Troy University’s Will Jacks awarded fellowship by Alabama State Council on the Arts

Jacks works in his studio during a residency on the Gulf Coast this summer.

Jacks works in his studio during a residency on the Gulf Coast this summer.

Will Jacks, Assistant Professor of Art & Design at Troy University, has received a fellowship from the Alabama State Council on the Arts, along with a $5,000 grant.

ASCA fellowships are awarded to individuals working in arts education, dance, design, media/photography, music, literature, theater, visual arts and crafts. These grants recognize artistic excellence as well as professional commitment and maturity, contributing to the further development of the artist. Fellows use funding to support the growth and development of their artistic careers through time creating, practicing and improving their skill, pursuit of professional development and training, or other opportunities that lead to success for these Alabama artists. 

“I am proud to see how our Fellowship grants enable Alabama artists to enhance their practice. Supporting and nurturing artistic talent is fundamental to the cultural richness and diversity of our state,” said Council board chair Lisa Blach Weil.

Will Jacks

Jacks is one of twelve visual artists recognized. He received one of two awards given to photographers.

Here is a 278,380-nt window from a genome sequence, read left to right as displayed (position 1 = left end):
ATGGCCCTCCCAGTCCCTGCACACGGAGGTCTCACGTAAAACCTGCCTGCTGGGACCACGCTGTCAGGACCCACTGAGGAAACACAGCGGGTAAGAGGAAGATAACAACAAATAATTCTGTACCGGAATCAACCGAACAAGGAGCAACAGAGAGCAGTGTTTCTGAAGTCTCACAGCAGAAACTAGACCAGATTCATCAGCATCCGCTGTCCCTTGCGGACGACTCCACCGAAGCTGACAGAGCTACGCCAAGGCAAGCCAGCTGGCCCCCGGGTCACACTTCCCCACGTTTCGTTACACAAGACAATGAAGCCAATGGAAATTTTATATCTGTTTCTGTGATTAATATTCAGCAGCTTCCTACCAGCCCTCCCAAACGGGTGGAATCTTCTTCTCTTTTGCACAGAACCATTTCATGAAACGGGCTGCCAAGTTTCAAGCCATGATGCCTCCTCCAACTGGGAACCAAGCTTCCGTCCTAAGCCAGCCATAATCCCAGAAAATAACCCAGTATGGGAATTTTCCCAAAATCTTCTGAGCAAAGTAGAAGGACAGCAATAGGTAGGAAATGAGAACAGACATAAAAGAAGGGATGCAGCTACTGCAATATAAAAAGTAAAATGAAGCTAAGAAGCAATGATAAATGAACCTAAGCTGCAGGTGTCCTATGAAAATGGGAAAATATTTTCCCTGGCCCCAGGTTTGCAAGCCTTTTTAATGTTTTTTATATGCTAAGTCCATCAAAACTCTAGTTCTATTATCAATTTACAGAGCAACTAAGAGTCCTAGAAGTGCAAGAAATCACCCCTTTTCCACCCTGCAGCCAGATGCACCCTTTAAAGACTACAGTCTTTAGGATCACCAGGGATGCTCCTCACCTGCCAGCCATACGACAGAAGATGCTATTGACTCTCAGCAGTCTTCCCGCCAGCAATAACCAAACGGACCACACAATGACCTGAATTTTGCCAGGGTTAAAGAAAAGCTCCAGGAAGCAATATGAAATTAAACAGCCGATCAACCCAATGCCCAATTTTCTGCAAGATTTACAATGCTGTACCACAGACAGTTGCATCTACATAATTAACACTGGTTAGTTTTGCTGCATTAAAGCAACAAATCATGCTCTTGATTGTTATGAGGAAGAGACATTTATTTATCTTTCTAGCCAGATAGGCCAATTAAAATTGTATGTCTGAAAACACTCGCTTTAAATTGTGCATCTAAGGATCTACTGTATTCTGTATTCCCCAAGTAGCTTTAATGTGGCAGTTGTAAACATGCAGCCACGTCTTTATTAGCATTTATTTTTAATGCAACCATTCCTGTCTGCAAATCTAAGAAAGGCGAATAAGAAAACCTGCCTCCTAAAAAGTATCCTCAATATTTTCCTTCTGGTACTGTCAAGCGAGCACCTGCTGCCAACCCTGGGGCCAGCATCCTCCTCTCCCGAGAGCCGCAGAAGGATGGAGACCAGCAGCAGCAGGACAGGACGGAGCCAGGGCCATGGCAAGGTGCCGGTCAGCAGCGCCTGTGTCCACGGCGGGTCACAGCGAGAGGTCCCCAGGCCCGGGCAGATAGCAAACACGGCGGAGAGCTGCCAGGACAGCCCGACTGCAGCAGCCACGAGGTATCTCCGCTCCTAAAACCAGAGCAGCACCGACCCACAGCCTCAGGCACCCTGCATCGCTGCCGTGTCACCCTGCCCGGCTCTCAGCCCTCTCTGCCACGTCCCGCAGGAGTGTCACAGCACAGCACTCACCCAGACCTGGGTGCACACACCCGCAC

“I just completed my third year living in Alabama. I’m still getting my bearings in the state and connecting with other creators has been an impactful part of that process for me,” Jacks said. “There is such a rich artistic history in the state, and to be recognized in this way is such an honor. Alabama has been so welcoming to me. To be included with all the other amazing artists on this list is quite humbling.”

Jacks holds both a MFA from the Maine College of Art and an MA in journalism from the University of Mississippi. He has worked extensively in cultural and arts development throughout his career. He plans to use this award to extend exploration of each of those areas to his new home in Alabama.

“My artistic practice has shifted into explorations of the materiality of photography. In the photo history course that I have developed, I ground each lesson around the concept of ‘truth’. Photography has a long and complex history with ideas of truth,” he said. “I’ve grown increasingly curious about ways of making that challenge perceptions of photographic norms – the material itself is a part of this pursuit. I decided to blend the material explorations of my art education with the documentary understandings of my journalism training. I spent most of my life in a region defined by the lens of William Eggleston. My new home is near the land made famous by William Christenberry. My own previous work falls into that lineage. What might happen if the curiosity of place reflective in the work of these two influential photographers becomes merged with the curiosity of material I discovered in art school? I hope to find out.”

The Council on the Arts is the official state agency for the support and development of the arts in Alabama. The council works to expand and preserve the state’s cultural resources by supporting nonprofit arts organizations, schools, colleges, units of local government and individual artists. Arts programs, assisted by council grants, have a track record of enhancing community development, education, cultural tourism and overall quality of life in all regions of the state. Alabama State Council on the Arts grants are made possible by an annual appropriation from the Alabama Legislature and additional funds from the National Endowment for the Arts, a federal agency. Learn more at